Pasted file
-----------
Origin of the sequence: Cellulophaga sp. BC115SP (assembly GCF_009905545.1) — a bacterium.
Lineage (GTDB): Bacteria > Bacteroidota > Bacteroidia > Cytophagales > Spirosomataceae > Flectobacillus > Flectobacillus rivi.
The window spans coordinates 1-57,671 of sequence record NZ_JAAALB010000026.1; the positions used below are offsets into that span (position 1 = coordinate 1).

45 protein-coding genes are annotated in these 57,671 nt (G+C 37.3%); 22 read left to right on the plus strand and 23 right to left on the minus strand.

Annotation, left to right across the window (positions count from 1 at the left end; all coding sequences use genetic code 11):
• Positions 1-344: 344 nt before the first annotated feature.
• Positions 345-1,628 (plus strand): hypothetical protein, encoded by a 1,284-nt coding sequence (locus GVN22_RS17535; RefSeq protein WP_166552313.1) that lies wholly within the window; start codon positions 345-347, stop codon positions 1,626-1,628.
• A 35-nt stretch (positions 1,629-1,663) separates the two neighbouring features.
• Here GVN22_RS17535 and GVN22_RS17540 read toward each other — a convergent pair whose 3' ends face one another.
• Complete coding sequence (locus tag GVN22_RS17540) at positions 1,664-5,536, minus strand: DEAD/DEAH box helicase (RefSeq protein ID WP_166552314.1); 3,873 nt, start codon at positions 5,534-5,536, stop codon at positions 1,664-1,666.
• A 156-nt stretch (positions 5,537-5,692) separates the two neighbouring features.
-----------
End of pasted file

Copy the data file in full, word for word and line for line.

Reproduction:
Origin of the sequence: Cellulophaga sp. BC115SP (assembly GCF_009905545.1) — a bacterium.
Lineage (GTDB): Bacteria > Bacteroidota > Bacteroidia > Cytophagales > Spirosomataceae > Flectobacillus > Flectobacillus rivi.
The window spans coordinates 1-57,671 of sequence record NZ_JAAALB010000026.1; the positions used below are offsets into that span (position 1 = coordinate 1).

45 protein-coding genes are annotated in these 57,671 nt (G+C 37.3%); 22 read left to right on the plus strand and 23 right to left on the minus strand.

Annotation, left to right across the window (positions count from 1 at the left end; all coding sequences use genetic code 11):
• Positions 1-344: 344 nt before the first annotated feature.
• Positions 345-1,628 (plus strand): hypothetical protein, encoded by a 1,284-nt coding sequence (locus GVN22_RS17535; RefSeq protein WP_166552313.1) that lies wholly within the window; start codon positions 345-347, stop codon positions 1,626-1,628.
• A 35-nt stretch (positions 1,629-1,663) separates the two neighbouring features.
• Here GVN22_RS17535 and GVN22_RS17540 read toward each other — a convergent pair whose 3' ends face one another.
• Complete coding sequence (locus tag GVN22_RS17540) at positions 1,664-5,536, minus strand: DEAD/DEAH box helicase (RefSeq protein ID WP_166552314.1); 3,873 nt, start codon at positions 5,534-5,536, stop codon at positions 1,664-1,666.
• A 156-nt stretch (positions 5,537-5,692) separates the two neighbouring features.